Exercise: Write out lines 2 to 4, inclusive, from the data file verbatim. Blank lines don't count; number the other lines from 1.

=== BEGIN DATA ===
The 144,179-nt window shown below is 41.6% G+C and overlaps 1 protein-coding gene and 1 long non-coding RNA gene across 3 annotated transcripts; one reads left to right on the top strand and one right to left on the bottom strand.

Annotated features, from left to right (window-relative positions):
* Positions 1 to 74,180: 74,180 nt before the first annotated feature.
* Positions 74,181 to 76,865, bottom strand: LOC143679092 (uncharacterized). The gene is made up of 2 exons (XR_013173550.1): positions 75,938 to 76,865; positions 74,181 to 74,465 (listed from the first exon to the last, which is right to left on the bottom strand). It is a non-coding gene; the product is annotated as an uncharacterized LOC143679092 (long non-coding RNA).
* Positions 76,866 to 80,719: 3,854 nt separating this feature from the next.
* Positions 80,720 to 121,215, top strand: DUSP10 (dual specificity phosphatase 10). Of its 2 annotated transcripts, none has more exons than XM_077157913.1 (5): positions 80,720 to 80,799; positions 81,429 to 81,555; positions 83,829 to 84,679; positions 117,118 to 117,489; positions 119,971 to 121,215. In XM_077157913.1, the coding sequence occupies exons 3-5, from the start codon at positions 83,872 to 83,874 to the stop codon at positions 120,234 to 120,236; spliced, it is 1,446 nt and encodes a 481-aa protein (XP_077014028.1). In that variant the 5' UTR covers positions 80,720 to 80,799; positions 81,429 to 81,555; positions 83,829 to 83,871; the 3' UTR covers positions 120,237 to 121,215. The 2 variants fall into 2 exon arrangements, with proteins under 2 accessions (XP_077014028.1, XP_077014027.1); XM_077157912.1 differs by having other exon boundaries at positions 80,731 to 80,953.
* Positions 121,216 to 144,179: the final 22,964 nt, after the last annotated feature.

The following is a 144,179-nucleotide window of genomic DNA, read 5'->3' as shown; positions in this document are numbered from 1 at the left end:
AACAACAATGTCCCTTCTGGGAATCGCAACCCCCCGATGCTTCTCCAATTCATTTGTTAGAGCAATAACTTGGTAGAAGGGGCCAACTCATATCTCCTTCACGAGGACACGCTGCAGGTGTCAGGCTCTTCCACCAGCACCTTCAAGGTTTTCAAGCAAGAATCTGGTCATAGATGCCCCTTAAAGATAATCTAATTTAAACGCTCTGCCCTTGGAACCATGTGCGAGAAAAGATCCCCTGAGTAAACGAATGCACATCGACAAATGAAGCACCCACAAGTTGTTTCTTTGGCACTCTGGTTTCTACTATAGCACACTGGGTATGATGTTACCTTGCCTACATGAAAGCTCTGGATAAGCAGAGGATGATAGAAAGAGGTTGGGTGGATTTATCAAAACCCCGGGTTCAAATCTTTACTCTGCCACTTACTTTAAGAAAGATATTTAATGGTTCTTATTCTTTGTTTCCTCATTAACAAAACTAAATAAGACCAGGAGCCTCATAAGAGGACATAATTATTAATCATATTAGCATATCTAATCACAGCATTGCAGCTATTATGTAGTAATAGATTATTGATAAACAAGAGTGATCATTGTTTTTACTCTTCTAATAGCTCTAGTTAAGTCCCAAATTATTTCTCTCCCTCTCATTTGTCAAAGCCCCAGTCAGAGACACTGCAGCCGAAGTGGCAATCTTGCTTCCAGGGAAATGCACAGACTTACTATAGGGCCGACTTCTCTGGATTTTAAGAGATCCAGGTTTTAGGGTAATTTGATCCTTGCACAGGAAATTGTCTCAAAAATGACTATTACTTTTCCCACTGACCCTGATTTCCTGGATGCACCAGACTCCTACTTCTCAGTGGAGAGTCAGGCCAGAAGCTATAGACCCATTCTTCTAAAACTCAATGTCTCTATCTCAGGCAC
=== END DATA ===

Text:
Annotated features, from left to right (window-relative positions):
* Positions 1 to 74,180: 74,180 nt before the first annotated feature.
* Positions 74,181 to 76,865, bottom strand: LOC143679092 (uncharacterized). The gene is made up of 2 exons (XR_013173550.1): positions 75,938 to 76,865; positions 74,181 to 74,465 (listed from the first exon to the last, which is right to left on the bottom strand). It is a non-coding gene; the product is annotated as an uncharacterized LOC143679092 (long non-coding RNA).